The first is around transparency, which is something that we’ve been talking a lot about. I think that Japanese companies, Japanese banks, Japanese government, and the society at large, is doing itself an enormous disservice by not coming clean about the extent of impaired assets on the balance sheet of Japan. There was a period of extraordinary growth, and there was an extraordinary bubble economy. That created all kinds of perverse incentives, and it created an enormous mark-up in assets. And to this day the full extent of that has not been accounted for. The full extent of the impairment in that has not been accounted for.

What that does is create a balance sheet where the left-hand side, the asset side, is tremendously inflated, relative to its real value. And when you have inflated assets it’s very difficult to go raise new capital. This is why it’s very hard for foreigners to think about Japan as an attractive investment opportunity. Because you’re sitting on a bunch of impaired assets.

Unless you impair those assets, unless you come clean with the full extent of those losses, it’s very hard to attract new investment and it’s very hard to take risks, new risks, fresh risks, in the future. So that would be hypothesis number one. It is this inability, or this unwillingness, to come clean about the magnitude of losses and to come clean, to be fully transparent, about the extent of the write-offs that are necessary. I think you need to sort of start over; say, “Look. Some of these things are gone. Let’s just start over.” And it seems like time after time, the government and businesses and the banks collude and set up new rules, new incentives, new vehicles, to perpetuate that process. Recently with Basel III there was a process about recognized deferred tax assets as Tier 1 capital in banks. That strikes me, quite frankly, as ridiculous. That should not be counted as Tier 1 capital.

And I understand that all but one of the Japanese banks, major Japanese banks, would have difficulty meeting Tier 1 capital ratios, absent the deferred tax asset requirement. But that should say something to people. And it requires leadership. It requires strong political and business leadership to recognize that reality. So that’s hypothesis number one.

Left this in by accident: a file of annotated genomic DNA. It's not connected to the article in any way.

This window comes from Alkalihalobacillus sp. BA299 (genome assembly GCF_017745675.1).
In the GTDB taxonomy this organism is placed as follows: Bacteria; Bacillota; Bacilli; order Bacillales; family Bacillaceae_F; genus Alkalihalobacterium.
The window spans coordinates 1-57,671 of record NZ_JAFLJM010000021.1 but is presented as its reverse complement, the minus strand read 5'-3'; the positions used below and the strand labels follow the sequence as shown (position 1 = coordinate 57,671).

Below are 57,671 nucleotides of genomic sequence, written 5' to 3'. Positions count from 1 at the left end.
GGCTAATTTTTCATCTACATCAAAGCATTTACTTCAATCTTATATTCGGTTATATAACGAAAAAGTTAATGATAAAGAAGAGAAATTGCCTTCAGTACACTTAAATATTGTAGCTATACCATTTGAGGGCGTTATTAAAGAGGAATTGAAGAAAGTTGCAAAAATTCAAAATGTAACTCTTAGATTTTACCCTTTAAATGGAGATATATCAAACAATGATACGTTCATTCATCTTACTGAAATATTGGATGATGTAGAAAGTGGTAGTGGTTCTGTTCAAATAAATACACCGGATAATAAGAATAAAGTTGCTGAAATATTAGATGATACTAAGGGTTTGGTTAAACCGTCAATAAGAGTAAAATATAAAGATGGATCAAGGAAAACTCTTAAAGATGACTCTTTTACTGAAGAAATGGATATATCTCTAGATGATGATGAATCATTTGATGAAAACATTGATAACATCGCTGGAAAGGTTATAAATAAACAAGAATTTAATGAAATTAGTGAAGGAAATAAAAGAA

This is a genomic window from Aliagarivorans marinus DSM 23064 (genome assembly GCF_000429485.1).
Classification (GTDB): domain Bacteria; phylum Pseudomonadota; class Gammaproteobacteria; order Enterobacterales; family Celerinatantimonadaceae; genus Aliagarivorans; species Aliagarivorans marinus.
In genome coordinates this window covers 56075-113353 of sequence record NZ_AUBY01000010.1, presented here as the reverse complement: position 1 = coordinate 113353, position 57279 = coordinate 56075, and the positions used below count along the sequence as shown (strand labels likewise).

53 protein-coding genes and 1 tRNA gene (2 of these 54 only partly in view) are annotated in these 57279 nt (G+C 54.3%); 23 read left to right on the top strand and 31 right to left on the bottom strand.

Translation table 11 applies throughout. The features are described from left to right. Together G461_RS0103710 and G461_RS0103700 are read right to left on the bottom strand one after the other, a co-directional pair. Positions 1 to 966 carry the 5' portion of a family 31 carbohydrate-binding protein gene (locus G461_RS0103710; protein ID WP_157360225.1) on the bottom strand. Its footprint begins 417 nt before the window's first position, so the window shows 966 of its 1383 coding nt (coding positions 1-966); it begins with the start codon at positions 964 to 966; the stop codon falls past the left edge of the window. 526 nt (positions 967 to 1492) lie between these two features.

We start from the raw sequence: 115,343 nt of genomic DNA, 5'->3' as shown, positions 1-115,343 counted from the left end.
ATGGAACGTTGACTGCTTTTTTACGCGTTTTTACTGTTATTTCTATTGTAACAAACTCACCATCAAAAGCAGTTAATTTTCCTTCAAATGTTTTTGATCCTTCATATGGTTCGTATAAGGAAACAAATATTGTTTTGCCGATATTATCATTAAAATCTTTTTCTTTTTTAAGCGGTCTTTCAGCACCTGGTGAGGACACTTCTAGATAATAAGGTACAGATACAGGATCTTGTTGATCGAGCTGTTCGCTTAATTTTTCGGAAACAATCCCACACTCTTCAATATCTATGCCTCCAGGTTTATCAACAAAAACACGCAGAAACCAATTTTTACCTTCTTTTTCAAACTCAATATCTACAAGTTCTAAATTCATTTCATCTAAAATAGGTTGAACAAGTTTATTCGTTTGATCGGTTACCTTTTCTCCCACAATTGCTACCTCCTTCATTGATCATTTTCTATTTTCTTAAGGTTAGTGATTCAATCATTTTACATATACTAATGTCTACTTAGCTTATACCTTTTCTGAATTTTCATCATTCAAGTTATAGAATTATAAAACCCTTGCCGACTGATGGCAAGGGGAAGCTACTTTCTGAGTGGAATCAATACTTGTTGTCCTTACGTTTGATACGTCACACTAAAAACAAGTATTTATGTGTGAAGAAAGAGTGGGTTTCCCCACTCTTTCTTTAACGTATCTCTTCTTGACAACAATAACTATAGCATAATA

Hypothesis number two deals with something that, quite frankly, I’m not very convinced by, but something that many of the people I’ve been interviewing with have been advancing to me -- which is that there are insufficient incentives around risk taking; that the Japanese society does not value risk taking as much as other societies; that there is insufficient tolerance for failure in Japanese society.

Because when you take risks, you are going to fail, sometimes; and sometimes you will succeed . . . and that there is this insufficient culture of risk taking, insufficient tolerance for failure in society. And through that comes this stagnation. Because now people are so worried about the nest egg that they’ve created they are unwilling to put that at risk to create fresh value. So that’s the second hypothesis.

The third hypothesis is around increased competition. The Japanese miracle economy, the best years of Japan, were at a period when it faced very little competition from other countries that were similarly placed. The major competition at that time was Germany. And Germany, quite frankly, was competing in different product markets. In some product markets there were overlaps, like automobiles and machine tools; but by and large, there were opportunities for Germany and Japan to differentiate.

But now, Japan faces increasing competition from the more mature, so-called Asian Tigers, as well as from emerging low-cost countries like China, India, Vietnam, Brazil, and so on. And so this increased competition is what is making Japan unable, in some sense, to replicate its past success.

So these are sort of three hypotheses that we can put out there. As you think about these three hypotheses, the solutions become quite clear, right? Certainly with transparency, the solution is, well, get real and take the losses. Smell the coffee and act accordingly.

With the hypothesis around risk taking, it’s around creating appropriate incentives for entrepreneurs to take risk, changing the culture around failure, recognizing that with risk comes failure. And with increasing competition it’s about changing your value proposition, differentiating yourself. There’s a whole literature on strategy that talks about how mature companies deal with emerging threats, differentiating on different bases. So there are different solutions that are available. But here are three hypotheses that I’m in the process of exploring, precisely in that context.

KOTARO TAMURA: Okay. One final question. Final question. You are insider, so . . .


KOTARO TAMURA: Harvard Business School graduate.

KARTHIK RAMANNA: Okay. So that gentleman hasn’t asked a question.

MAN: According to your three hypotheses, can I assume that it’s some sort of globalization of the corporation? Or the corporation globalization? What is the definition of globalization in your point of view?

KARTHIK RAMANNA: What’s the definition of globalization?

MAN: Right. And then how do you evaluate Japanese corporate company? Is it globalized, or not ready?